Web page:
Initial site selection for commercial trees will have an influence on harvest method—well-spaced trees near access roads will be easier and cheaper to harvest.

The sapwood is susceptible to Lyctus borer so it will require treatment (Boron or equivalent) if the timber is to be sold in New South Wales or Queensland.

Markets & Marketing

Silky oak is considered a minor commercial species, therefore, consideration of silky oak as a business enterprise is highly speculative.

For all timbers, but especially species like silky oak, it is important to consider current and/or future markets before establishing a small or large plantation. However, with commercial trees taking around 30 years to provide a return on investment (in most cases) it is difficult to accurately predict future market opportunities at establishment.

Distance from markets will affect the profitability of a commercial timber enterprise, generally speaking, when the plantation is more than 100km from the processing centre (or road conditions are difficult), as transport costs can be high. The closer the planting is to the processing centre, the greater the return for any given product, particularly if providing a high volume of a lower value timber, such as pulpwood and woodchips.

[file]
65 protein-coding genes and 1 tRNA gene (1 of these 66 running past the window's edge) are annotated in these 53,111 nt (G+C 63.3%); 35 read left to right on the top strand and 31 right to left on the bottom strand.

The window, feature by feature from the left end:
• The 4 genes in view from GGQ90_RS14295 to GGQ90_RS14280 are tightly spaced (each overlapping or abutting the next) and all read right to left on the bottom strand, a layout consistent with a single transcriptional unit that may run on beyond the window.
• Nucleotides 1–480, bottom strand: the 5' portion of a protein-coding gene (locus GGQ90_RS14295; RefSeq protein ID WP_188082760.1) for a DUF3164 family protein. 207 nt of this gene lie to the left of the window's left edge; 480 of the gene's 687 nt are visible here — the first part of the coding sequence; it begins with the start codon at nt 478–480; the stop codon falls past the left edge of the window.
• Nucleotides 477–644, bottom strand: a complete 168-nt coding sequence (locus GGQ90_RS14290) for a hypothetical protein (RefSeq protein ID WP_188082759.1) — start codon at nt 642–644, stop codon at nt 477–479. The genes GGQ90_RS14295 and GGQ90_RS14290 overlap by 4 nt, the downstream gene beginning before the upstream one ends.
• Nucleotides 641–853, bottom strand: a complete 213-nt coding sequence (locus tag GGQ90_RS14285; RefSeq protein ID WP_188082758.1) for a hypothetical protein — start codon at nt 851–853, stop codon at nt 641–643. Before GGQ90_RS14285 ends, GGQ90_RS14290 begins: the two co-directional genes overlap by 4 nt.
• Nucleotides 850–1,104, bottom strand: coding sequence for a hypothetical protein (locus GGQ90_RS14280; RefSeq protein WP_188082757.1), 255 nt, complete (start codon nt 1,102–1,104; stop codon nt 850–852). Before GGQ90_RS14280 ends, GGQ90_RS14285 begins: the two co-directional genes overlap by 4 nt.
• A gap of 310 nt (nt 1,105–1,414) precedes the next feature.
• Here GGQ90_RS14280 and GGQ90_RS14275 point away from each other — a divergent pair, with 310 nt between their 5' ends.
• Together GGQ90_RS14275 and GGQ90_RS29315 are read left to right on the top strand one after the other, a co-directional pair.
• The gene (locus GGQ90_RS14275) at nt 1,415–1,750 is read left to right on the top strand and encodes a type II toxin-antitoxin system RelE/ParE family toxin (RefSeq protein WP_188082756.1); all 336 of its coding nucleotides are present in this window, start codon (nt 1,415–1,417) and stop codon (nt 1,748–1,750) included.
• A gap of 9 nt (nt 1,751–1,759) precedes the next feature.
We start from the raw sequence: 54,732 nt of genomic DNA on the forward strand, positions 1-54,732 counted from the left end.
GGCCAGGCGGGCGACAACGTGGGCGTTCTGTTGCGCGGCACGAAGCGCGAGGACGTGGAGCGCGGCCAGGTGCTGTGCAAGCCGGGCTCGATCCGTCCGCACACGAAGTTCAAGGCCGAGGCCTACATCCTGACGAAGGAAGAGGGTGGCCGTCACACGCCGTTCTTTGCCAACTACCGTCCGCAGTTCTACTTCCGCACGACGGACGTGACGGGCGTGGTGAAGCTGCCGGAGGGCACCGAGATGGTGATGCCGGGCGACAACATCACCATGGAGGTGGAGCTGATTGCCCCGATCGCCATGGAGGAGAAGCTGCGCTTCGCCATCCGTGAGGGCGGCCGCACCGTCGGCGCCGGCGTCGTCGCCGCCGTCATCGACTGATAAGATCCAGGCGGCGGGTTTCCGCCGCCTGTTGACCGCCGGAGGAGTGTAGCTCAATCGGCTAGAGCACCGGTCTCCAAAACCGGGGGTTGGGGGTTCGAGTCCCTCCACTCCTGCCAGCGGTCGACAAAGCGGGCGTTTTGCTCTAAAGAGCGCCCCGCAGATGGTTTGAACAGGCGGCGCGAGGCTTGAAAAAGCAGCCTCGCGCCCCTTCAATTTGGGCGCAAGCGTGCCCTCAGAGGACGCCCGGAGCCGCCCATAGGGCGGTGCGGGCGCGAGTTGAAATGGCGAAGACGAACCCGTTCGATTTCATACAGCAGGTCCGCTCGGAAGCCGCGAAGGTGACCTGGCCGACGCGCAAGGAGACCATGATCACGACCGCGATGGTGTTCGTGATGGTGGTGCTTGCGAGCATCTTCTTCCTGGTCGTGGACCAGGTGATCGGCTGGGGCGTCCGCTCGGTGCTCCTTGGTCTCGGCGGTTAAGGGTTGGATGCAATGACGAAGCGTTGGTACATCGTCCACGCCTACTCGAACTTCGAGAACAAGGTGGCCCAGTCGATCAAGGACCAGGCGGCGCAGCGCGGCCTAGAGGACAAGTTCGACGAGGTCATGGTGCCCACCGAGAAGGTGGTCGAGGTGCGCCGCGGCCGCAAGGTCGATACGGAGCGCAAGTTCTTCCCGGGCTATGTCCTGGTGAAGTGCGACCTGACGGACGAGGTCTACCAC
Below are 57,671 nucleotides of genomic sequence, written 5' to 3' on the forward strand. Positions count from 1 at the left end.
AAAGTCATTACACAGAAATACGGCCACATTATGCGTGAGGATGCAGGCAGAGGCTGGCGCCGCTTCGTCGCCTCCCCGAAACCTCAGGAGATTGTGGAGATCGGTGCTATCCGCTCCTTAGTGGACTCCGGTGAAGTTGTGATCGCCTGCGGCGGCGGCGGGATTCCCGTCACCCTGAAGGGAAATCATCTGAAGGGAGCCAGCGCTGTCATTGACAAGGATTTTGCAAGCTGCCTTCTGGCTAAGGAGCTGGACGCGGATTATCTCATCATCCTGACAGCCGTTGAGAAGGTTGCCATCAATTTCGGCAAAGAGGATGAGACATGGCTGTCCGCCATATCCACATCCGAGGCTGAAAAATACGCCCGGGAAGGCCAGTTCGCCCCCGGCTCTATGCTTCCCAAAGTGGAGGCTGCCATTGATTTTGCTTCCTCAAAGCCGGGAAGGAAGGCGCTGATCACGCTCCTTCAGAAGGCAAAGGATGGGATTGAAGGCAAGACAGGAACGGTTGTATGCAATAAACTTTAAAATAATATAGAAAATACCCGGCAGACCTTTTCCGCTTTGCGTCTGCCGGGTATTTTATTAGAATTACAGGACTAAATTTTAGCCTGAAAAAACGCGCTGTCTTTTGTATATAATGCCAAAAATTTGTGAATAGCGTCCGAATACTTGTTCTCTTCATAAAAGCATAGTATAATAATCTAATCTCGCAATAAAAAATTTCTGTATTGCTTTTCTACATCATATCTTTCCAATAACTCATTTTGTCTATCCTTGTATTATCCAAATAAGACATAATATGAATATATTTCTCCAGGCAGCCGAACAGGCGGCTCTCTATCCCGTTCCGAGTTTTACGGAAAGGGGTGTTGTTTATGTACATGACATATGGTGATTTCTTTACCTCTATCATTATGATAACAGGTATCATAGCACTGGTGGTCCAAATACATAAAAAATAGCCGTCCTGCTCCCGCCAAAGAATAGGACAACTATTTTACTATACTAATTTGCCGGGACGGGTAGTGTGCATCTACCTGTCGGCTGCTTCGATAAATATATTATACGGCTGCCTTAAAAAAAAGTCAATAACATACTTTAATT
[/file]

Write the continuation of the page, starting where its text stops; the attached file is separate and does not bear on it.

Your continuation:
Planting and managing for high quality sawlogs can counter some of the market uncertainty and absorb transport costs, as it is often easier to find markets for high value timber, even with longer transport distances involved. High value timber requires ongoing maintenance of trees, ensuring they are managed for the specifications particular to high value markets, essentially: good form, diameter and limited defects.

Consideration of local markets of the timber provides options should future markets change as described in the Risk/challenges section. Local markets could include the building or construction industry in the region, farm use as fence posts, or domestic use as firewood.

Risks & Regulations


Uncertainty and risk are inherent in commercial tree operations due to the long period of time between establishment and harvest (around 30 years).

Some of the risks include:

  • mills closing or relocating, leaving plantings at an uneconomical distance from processors